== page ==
by Steve Miller | March 4, 2015 12:46 pm
Mike McGuire made over $100,000 in 2014 as a Sonoma County supervisor and another $525 in parting gift certificates as the young Democrat left to take a $95,291-a-year job as a state senator.
Richard Pan, a physician, took in just over $2,800 in gifts and travel payments, including a $440 outing at a San Francisco Giants baseball game, compliments of the Pacific Gas and Electric Co. Pan is now a Democratic state senator representing a Sacramento district.
And Jeff Stone, whose business, Innovative Compounding Pharmacy, is worth over $1 million, took 25 pages to document his property holdings, including a number of manufactured home rentals. The Riverside County Republican, too, is part of the state Senate’s freshman class.
Their financial information is part of the new filings of statements of economic interest for 2014, which went online Tuesday and are available for public perusal.
It’s the first filing for the freshman class of both the Assembly and the Senate — and for the public, it’s the first time to get a glimpse of their wealth as well as their perks.
Elected in November, taking gifts in December
Some got off to a quick start. Ling-Ling Chang, a new Republican assemblywoman from Chino Hills, declared $2,433 in travel payments over four days in December. In that period, she participated in an education symposium for the California Charter Schools Association for $1,258 and a policy summit for TechNet, a group that lobbies for tech giants with a hub in Los Altos, for which she claimed $1,175.
At the same TechNet event, freshman Assemblyman Bill Dodd, a Napa County Democrat, received $340. Both Chang and Dodd noted the money was for speech/panel participation.
Some like gifts in keeping with their interests. State Sen. Bob Hertzberg, a Los Angeles Democrat referred to as a “deal-making, cigar-smoking” guy in a 2004 L.A. Times profile, disclosed $765 in gifts involving cigars.
Hertzberg, a former speaker of the Assembly, is back in Sacramento after spending 13 years in the private sector.
Some of the financial disclosures are on the quirky side: Kansen Chu, a San Jose Democrat Assembly member, holds a financial interest of between $10,000 and $100,000 in NeuroSky, a company that sells a product that claims to use electrodes on your forehead to interpret brainwave electricity – and, yes, to read your mind.
Like most states, California requires annual disclosure of gifts as well as income and property interests. They are submitted to the state’s Fair Political Practices Commission, or FPPC, which also polices alleged violations of the state’s campaign laws.
At the state Assembly level, 18 of the 27 new state Assembly members come from the ranks of city councils. At the upper ranks, five of the 10 new senators are former Assembly members.
Lawmakers with a history of having hands slapped
The FPPC sends warnings to lawmakers who have violated the rules in the form of a public letter. And some taking new offices have already been warned of potential malfeasance.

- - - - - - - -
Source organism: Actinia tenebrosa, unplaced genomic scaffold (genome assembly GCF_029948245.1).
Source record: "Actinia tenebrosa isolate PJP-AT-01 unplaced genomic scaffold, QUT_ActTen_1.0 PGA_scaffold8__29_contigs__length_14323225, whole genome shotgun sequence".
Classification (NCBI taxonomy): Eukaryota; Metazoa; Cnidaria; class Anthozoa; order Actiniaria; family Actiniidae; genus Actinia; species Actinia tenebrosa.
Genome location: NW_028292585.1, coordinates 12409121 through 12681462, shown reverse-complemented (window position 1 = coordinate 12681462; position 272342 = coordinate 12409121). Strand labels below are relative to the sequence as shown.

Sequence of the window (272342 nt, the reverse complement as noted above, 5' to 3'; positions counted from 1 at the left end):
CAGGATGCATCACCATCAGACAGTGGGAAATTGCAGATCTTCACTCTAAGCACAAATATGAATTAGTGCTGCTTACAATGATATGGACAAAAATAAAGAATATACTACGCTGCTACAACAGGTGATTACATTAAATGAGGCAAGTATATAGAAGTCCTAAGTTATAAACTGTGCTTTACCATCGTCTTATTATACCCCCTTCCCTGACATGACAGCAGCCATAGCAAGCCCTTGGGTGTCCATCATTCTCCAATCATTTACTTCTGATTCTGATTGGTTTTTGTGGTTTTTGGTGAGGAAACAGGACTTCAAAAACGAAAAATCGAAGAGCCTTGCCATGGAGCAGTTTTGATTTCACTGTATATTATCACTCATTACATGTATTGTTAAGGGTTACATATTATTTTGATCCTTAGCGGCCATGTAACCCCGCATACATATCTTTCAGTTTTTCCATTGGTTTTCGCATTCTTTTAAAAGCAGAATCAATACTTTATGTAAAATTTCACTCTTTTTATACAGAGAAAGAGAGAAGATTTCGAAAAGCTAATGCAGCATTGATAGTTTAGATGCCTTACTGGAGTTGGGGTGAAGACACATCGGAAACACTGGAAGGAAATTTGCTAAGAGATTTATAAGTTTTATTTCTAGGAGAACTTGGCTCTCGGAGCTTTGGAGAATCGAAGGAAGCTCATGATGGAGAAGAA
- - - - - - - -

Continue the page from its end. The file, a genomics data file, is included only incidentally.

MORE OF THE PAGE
Jeff Stone received a warning in 2010 about a 2009 vote when he was a supervisor in Riverside County, in which he “may” have violated conflict of interest provisions by awarding funds to a nonprofit that stood to benefit him.
“However, we have determined that an enforcement action for a violation is not warranted, because the funds awarded were restricted and could not be used for administrative costs of your source of income,” the note from the commission stated.
Pan has also received a warning about political behavior when he allegedly received services worth over $500 from a lobbyist who hosted a fundraiser for him in 2012.
Much is made of the staggering wealth of members of Congress, where California Sen. Dianne Feinstein is among the richest senators and Rep. Darrell Issa, R-Vista, is noted as the wealthiest among U.S. representatives.
At the state legislator level, wealth is not so easily tracked in California. Filers must note holdings in both real estate and stock ownership, which can indicate in increase in wealth.
Gifts, though, are more readily tracked. In California, the gift limit for 2013-14 was $440 for goods from a single source.
State Attorney General Kamala Harris in her filing for her final year in 2010 as district attorney in San Francisco reported no personal stock holdings. It was her last year before taking her current office and she received $1,869 in gifts, mostly flowers as a departure present.
In the previous year, 2009, she noted that her book, “Smart on Crime,” had earned her between $10,000 and $100,000 in royalties, although the book was released in October.
Book royalties are usually paid on a semi-annual or quarterly basis.
Newsom likes gifts; Harris, not so much
This year, Harris, the leading Democratic nominee in the race to replace retiring U.S. Sen. Barbara Boxer, has more holdings to declare due to her marriage in August to fellow attorney Douglas Emhoff.
Harris’ filing shows holdings in Comcast, Costco, Home Depot, Nike, Verizon and Visa, which she notes were held in Emhoff’s IRA and are held separately. Harris, as the state’s chief law enforcement officer, could potentially oversee activity involving some of those companies.
Her gifts this time around are more modest: just one receipt of flowers, from Fox Entertainment, declared at $101.
The man initially seen as her rival for Boxer’s U.S. Senate seat, Lt. Gov. Gavin Newsom, has for years accepted more lucrative gifts.
In 2010, Newsom’s last year as mayor of San Francisco, he declared $3,512 in gifts, including tickets to the opera, symphony, sporting events and Cirque du Soleil.
Last year, Newsom, who declared in January that he would not run for Senate, reported $3,781 that again included tickets to sporting events, a crystal trophy and a Christofle tray.
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